Speaking by invitation on September 8, President Loren Swartzendruber told about 100 members of the Rotary Club of Harrisonburg about the transformative impact of having a cross-cultural experience, which EMU requires of all students in its traditional undergraduate program. (Photo by Bonnie Price Lofton)

In Rotary talk, Swartzendruber explains why EMU began sending its students on ‘cross-culturals’ decades ago

For more than 30 years, undergraduates at Eastern Mennonite University have been required to immerse themselves in a culture different from their own before graduation. This unusual requirement was the focus of a luncheon address by EMU President Loren Swartzendruber on September 8.

Speaking to about 100 members of the Rotary Club of Harrisonburg dining at Spotswood Country Club, Swartzendruber offered several stories to explain the transformative impact of the cross-cultural experience, including one involving his son Steven.

Steven did his cross-cultural in Central America as a 20-year-old in the spring of his junior year. Inspired by that experience, he did a year-long service stint in Mexico after graduating in 2000. There he lived with a family whose host mother became ill. Steven was holding her hand when she died. He returned to EMU to earn an MDiv in 2005. Today, as a 36-year-old hospice chaplain, he often relives his Mexico experience by being present for, often holding the hands of, people who are dying.

For students who feel unable to spend a semester off campus, such as some collegiate athletes, Swartzendruber said EMU offers shorter-term possibilities, often during the summer.

“But we would prefer that our students do their cross-cultural internationally and for a full semester,” he said, adding that “internationally” typically means in a second- or third-world country, rather than in a “posh” location.

He cited standout volleyball player Sara Ritchie – who graduated from a local public high school – for choosing to go to Spain and Morocco in the fall of 2013, though she missed a season of playing. The cross-cultural sparked her interest in doing three years of service in Central America after she graduates this academic year.

“We don’t send them as a single student to take a course in a university on their own,” he said. EMU sends students as a cohort, accompanied by a faculty or staff member who typically has years of experience in that culture.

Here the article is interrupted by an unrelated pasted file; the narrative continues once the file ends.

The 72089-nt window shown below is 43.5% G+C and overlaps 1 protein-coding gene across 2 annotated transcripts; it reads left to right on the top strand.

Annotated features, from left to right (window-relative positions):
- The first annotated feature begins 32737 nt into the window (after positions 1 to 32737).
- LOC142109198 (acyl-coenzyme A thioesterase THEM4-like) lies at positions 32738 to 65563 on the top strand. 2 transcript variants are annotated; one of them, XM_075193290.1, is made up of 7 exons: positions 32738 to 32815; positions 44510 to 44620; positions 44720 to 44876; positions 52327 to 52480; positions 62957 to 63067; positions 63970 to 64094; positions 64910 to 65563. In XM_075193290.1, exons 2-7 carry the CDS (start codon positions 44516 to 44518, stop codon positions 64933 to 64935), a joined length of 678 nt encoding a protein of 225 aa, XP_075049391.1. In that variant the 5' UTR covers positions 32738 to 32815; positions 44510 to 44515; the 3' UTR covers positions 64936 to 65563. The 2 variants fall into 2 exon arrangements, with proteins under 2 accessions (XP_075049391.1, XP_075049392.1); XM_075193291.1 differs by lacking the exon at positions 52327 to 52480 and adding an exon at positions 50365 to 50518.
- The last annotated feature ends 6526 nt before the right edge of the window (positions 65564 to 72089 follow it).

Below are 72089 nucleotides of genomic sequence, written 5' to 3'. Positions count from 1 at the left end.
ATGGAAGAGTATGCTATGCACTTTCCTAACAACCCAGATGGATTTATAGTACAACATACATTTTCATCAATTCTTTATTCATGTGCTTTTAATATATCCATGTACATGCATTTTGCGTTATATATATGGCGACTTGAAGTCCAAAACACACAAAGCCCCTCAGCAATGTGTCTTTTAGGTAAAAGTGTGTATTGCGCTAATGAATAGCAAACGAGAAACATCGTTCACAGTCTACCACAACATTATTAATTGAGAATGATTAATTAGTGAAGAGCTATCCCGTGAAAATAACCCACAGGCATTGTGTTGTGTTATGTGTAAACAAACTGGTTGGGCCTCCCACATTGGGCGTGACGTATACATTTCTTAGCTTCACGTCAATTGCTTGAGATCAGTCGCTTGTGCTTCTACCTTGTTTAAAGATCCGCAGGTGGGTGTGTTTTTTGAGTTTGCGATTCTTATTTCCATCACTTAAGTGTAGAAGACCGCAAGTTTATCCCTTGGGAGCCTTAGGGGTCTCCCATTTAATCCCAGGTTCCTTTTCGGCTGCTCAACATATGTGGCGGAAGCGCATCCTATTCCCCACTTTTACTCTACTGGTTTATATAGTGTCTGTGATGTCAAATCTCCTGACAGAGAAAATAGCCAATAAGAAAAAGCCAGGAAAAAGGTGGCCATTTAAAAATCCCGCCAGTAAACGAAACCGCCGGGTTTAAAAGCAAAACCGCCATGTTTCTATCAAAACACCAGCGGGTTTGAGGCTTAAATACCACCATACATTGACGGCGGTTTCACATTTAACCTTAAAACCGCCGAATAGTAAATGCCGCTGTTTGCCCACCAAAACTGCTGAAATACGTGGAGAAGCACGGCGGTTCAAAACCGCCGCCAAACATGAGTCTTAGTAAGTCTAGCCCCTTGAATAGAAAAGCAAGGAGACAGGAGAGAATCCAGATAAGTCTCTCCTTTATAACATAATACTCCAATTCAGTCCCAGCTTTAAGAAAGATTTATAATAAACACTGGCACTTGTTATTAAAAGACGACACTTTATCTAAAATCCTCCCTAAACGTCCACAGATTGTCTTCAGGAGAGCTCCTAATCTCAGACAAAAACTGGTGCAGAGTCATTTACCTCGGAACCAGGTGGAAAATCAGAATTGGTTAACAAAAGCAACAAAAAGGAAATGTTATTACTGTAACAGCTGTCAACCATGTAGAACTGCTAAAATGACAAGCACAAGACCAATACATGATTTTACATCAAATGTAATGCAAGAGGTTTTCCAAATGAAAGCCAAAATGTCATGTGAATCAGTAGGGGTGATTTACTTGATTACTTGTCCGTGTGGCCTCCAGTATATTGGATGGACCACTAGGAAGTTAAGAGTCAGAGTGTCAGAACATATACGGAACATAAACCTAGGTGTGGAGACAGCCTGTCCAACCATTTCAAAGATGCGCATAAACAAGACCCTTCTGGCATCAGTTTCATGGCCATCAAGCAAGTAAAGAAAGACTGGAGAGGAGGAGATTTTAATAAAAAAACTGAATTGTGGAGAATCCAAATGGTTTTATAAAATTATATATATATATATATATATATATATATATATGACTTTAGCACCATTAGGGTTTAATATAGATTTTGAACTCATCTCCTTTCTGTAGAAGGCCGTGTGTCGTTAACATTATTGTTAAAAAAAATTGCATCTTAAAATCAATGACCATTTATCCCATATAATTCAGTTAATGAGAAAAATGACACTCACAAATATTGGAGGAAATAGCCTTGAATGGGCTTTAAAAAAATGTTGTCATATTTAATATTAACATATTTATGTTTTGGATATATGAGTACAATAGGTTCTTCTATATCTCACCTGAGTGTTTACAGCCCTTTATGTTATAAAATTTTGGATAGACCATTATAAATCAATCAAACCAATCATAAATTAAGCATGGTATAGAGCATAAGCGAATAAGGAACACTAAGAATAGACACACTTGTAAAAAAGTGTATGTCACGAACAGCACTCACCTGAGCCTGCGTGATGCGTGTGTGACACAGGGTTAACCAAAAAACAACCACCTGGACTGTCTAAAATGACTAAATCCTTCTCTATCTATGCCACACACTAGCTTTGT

The first question from the audience after Swartzendruber’s talk pertained to the process by which EMU selects the homes where students stay during their cross-culturals.

The president noted that the university’s decades of experience with these trips, coupled with the on-the-ground knowledge of the EMU trip leaders, has enabled the university to build up a base of host families and to know how to locate other suitable families as needed.

Another questioner wanted to know about opportunities for people from other countries to study at EMU. Swartzendruber cited EMU’s Intensive English Program, which has attracted more than 1,000 students from 62 countries since it began in 1989 and is one of the fastest-growing programs at EMU. Once these IEP students have mastered English, they often go on to enroll at EMU or at other area colleges and universities.

He also spoke of EMU’s 20-year-old Summer Peacebuilding Institute, which hosted 184 students from 36 countries in 2014. Since its founding, the institute has brought more than 2,800 participants from 121 countries to Harrisonburg.

Finally, he noted that about 37 percent of EMU’s incoming class is “diverse,” meaning they are not Caucasians from the United States.

The luncheon wrapped up with a Rotarian offering his congratulations to EMU for having a Nobel Peace Prize winner (Leymah Gbowee) and a sitting president of a country (Somalia) among its alumni group.